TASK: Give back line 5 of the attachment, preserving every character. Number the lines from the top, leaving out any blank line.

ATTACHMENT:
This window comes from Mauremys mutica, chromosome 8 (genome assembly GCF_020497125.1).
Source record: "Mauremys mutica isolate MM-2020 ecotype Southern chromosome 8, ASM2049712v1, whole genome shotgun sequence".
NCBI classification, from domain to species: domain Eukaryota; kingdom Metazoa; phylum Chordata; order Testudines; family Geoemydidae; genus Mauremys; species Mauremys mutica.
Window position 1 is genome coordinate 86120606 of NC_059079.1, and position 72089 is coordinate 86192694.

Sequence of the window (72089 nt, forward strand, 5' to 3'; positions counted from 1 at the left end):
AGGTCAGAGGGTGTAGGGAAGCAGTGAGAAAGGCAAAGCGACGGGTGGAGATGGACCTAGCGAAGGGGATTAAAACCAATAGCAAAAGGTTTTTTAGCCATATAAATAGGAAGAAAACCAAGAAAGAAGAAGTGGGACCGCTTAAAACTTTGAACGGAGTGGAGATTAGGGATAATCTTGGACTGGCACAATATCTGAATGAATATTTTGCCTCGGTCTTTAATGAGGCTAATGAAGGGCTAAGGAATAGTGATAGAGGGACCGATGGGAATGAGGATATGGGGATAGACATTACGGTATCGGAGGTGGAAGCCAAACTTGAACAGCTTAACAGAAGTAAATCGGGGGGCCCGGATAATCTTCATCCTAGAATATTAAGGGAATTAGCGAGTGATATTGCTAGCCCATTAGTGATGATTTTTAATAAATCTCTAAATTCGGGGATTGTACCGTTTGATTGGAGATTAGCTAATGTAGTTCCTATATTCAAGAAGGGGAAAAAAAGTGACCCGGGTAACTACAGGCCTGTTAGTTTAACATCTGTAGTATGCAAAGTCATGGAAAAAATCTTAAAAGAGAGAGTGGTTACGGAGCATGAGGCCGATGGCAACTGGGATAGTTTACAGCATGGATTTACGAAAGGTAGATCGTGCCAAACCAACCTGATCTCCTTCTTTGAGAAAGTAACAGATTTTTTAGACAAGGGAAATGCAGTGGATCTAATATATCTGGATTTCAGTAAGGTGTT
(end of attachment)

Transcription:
Sequence of the window (72089 nt, forward strand, 5' to 3'; positions counted from 1 at the left end):